Pitlai is a South Indian recipe using some basic vegetables and cooked in a coconut-based gravy with specific spices that have been fried in ghee. It sits close to Poritha Kuzhambu and Poritha Kootu, but the spice mix varies from these.
South India adores its rice, and so the different cuisines of the South include a huge range of gravy-like dishes that are ladled over warm rice to be mixed and enjoyed. It makes sense, right? Rasam, Sambar, Kuzhambu, Kootu etc are the most common. Pitlai sits in that group too, and some will say it is a type of Sambar and others will say it is a type of Kuzhambu. Meenakshi Ammal sits her Pitlai recipes within her Poritha Kuzhambu and Poritha Kootu section – those with a fried spice mix/ paste. The dish varies slightly from any of the above – in consistency, spices used, and the vegetables that are added – bitter gourd and eggplant are definite favourites. Like the other Poritha dishes, it is the ground paste of spices, the coconut, and the predominance of lentils, that serve to thicken the dish. A tiny amount of rice flour can help if needed.
Pitlai includes coriander and Bengal Gram in its coconut-based spice paste, and this is the difference from the Poritha Kootu and Poritha Kuzhambu pastes. As I say about South Indian dishes – change out one spice and the dish has a different name, a different way of eating, a different time of day to eat it and different vegetables to include in it. 🙂
Pitlai is made all over South India and each region will have its own interpretation of the dish. This is a recipe from the Tamil Brahmin Cuisine.
Are you looking for similar recipes? Try Poritha Kootu with Sambar Powder, Simple Poritha Kuzhambu, Sampangi Pitlai, Poritha Kuzhambu with Chilli and Cumin, and Poritha Kuzhambu with Amaranth Leaves.
Are you looking for other Kuzhambu? Try Green Chilli Kuzhambu, Masala Kuzhambu with Gram Flour Vadai, and Tomato Kuzhambu.
Why not have a look at all our Kuzhambu dishes, and all Kootu. All of the Sambar dishes are here. Browse the Meenakshi Ammal recipes. Or take some time to explore our easy Early Autumn dishes.
Continue reading “Pitlai | Toor Dal with Vegetables”
A luscious kuzhambu of brinjal (eggplant) and potato. Enjoy!
Meenakshi Ammal has the habit of calling Kuzhambu as a soup in her English translations of her recipes. They are not really soups, but it speaks to the difficulty of translating some of the traditional Indian dishes into something that has meaning to the Western world. Indian authors try to find hooks that have some meaning to non Indian readers, likening dishes to risottos, pancakes, pesto’s, red and green curries, clarified butters. I do it too, resorting to words like broth and gravy.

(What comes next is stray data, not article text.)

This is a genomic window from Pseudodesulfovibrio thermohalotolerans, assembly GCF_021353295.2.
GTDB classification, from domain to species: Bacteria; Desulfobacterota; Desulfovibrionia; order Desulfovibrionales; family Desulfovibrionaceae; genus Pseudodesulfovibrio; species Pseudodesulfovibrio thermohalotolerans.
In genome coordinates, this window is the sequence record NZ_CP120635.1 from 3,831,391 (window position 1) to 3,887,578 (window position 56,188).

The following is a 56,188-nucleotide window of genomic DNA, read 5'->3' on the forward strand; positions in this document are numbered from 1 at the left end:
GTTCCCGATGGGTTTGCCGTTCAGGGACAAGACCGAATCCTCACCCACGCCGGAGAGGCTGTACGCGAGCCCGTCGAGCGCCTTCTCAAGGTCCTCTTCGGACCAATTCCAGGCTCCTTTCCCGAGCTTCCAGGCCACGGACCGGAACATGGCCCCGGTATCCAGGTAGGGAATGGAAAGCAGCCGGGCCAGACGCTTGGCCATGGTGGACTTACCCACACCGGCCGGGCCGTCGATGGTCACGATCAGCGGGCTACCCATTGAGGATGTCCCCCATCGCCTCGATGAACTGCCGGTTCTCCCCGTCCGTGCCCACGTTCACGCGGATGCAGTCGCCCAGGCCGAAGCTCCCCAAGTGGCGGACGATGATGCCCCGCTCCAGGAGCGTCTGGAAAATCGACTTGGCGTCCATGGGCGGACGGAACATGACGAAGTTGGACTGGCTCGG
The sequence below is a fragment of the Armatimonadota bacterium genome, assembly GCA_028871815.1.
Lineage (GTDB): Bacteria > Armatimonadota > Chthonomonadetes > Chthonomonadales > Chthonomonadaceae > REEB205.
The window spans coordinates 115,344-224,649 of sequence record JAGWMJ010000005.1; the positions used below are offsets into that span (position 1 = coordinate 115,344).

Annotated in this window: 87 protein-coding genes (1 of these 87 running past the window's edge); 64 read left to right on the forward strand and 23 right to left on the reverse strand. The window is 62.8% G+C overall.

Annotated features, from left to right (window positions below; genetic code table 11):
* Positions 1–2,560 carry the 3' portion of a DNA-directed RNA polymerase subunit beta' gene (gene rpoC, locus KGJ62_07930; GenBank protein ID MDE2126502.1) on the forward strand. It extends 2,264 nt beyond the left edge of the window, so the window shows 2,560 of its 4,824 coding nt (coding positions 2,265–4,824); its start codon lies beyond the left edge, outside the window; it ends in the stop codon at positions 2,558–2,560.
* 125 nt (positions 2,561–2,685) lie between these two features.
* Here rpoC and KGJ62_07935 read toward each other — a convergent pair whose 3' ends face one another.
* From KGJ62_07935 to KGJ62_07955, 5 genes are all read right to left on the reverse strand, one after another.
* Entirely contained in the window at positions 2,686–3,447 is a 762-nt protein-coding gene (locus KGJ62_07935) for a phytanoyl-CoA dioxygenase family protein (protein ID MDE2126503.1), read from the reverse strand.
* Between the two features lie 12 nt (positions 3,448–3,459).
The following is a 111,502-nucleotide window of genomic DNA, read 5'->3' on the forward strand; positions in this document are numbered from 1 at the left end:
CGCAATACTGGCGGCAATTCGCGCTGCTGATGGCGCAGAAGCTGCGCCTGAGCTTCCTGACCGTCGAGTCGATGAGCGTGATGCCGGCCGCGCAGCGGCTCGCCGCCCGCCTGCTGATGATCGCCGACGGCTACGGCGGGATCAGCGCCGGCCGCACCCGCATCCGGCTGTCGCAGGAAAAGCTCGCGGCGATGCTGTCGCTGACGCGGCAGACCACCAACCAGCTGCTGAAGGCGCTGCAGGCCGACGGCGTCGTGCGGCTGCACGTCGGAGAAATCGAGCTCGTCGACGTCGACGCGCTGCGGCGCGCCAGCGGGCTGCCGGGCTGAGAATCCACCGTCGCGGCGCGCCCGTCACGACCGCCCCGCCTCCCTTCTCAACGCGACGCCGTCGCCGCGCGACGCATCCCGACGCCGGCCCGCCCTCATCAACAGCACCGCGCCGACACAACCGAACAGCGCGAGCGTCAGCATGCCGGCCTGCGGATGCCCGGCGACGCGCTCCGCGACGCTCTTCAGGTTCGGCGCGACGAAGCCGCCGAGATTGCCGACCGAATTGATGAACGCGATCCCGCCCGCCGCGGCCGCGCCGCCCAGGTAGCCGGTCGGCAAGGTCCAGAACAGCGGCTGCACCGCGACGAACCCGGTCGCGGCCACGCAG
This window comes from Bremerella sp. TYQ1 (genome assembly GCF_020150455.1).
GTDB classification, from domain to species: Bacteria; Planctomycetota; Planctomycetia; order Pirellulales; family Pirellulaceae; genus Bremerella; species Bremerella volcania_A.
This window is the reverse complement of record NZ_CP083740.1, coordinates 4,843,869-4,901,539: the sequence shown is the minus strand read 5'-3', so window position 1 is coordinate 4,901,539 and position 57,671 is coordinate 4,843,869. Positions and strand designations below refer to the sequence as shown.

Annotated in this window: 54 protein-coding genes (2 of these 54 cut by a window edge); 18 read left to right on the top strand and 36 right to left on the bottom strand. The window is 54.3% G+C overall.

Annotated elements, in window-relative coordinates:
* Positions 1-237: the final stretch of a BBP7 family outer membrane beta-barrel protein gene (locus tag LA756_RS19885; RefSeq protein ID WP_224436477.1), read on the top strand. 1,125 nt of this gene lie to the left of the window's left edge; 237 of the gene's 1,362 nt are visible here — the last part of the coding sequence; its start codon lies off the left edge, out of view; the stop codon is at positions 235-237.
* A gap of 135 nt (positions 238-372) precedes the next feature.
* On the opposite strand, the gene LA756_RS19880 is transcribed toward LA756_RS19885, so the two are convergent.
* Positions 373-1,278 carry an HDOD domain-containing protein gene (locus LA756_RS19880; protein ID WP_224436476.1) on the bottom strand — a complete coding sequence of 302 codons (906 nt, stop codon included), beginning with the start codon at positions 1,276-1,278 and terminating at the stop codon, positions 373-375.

My personal opinion is that we should respect and maintain the tradition as much as possible, and not find Western-accepted terms to describe dishes. But that is difficult with a dish like Kuzhambu. The best I can call it at this stage is a wet curry or a spicy gravy. It is neither a soup or a gravy, although it has qualities of both. Sometimes it is more gravy like, and sometimes more soup like, but it is neither. It is a beautiful balanced dish, flavour wise, with a wonderful balance of sour (tang), heat (chillies), warmth (spices) and an undefined specialness.
This is one of my favourite kuzhambu dishes.! Enjoy!
You can find recipes for the other Kuzhambus here, including Green Chilli Kuzhambu, Fenugreek Kuzhambu, and Masala Kuzhambu with Gram Flour Vadai. If you are looking for Sambar Recipes, they are here. (The list includes Kuzhambu Recipes.) Or explore our Indian dishes here and here. Other Winter recipes can be found here and here.
Continue reading “Arai Puli Kuzhambu | A Mildly Sour Wet Soupy Curry | Eggplant and Potato in a Spicy Gravy”
This plain kuzhambu is milder than some others, but is anything but plain.
Meenakshi Ammal’s Cook and See books, has a Plain Kuzhambu (Kottu Kuzhambu) in Book 1 of her 4 book series. The Plain Kuzhambu is milder indeed, but is anything but plain. It is a gravy like dish without the toor dal, and with the addition of vegetables. I used pumpkin. Kottu, meaning plain, indicates the presence of vegetables but without cooked lentils.
This recipe is very similar to Vatral Kuzhambu, but uses fresh vegetables instead of dried ones (vathal).
You can find recipes for the other Kuzhambus here, including Green Chilli Kuzhambu, Fenugreek Kuzhambu, and Masala Kuzhambu with Gram Flour Vadai. If you are looking for traditional Sambar Recipes, they are here – the list includes the Kuzhambu Recipes. Or explore our Indian dishes here and here. Other Winter recipes can be found here and here.
Continue reading “Plain Kuzhambu | Kottu Kuzhambu | South Indian Vegetables with Spicy Gravy”